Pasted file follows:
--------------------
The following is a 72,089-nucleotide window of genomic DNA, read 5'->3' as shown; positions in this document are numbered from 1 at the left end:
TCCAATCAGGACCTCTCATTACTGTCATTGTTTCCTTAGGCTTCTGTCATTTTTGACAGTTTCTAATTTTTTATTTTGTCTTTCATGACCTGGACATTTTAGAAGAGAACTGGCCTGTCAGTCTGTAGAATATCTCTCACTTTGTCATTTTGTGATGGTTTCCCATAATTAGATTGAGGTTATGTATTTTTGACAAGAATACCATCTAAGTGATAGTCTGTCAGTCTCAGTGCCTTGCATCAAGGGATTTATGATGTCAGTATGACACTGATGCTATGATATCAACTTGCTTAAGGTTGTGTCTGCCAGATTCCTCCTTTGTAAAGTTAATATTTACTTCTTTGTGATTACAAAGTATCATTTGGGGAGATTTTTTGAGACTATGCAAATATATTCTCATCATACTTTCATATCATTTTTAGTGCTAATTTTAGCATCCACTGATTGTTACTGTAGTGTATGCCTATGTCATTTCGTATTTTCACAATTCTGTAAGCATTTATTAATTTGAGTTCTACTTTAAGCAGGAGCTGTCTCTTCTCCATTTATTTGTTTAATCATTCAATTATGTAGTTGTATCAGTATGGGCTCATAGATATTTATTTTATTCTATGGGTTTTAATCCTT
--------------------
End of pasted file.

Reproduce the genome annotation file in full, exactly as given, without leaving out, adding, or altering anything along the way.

The following is a 72,089-nucleotide window of genomic DNA, read 5'->3' as shown; positions in this document are numbered from 1 at the left end:
TCCAATCAGGACCTCTCATTACTGTCATTGTTTCCTTAGGCTTCTGTCATTTTTGACAGTTTCTAATTTTTTATTTTGTCTTTCATGACCTGGACATTTTAGAAGAGAACTGGCCTGTCAGTCTGTAGAATATCTCTCACTTTGTCATTTTGTGATGGTTTCCCATAATTAGATTGAGGTTATGTATTTTTGACAAGAATACCATCTAAGTGATAGTCTGTCAGTCTCAGTGCCTTGCATCAAGGGATTTATGATGTCAGTATGACACTGATGCTATGATATCAACTTGCTTAAGGTTGTGTCTGCCAGATTCCTCCTTTGTAAAGTTAATATTTACTTCTTTGTGATTACAAAGTATCATTTGGGGAGATTTTTTGAGACTATGCAAATATATTCTCATCATACTTTCATATCATTTTTAGTGCTAATTTTAGCATCCACTGATTGTTACTGTAGTGTATGCCTATGTCATTTCGTATTTTCACAATTCTGTAAGCATTTATTAATTTGAGTTCTACTTTAAGCAGGAGCTGTCTCTTCTCCATTTATTTGTTTAATCATTCAATTATGTAGTTGTATCAGTATGGGCTCATAGATATTTATTTTATTCTATGGGTTTTAATCCTT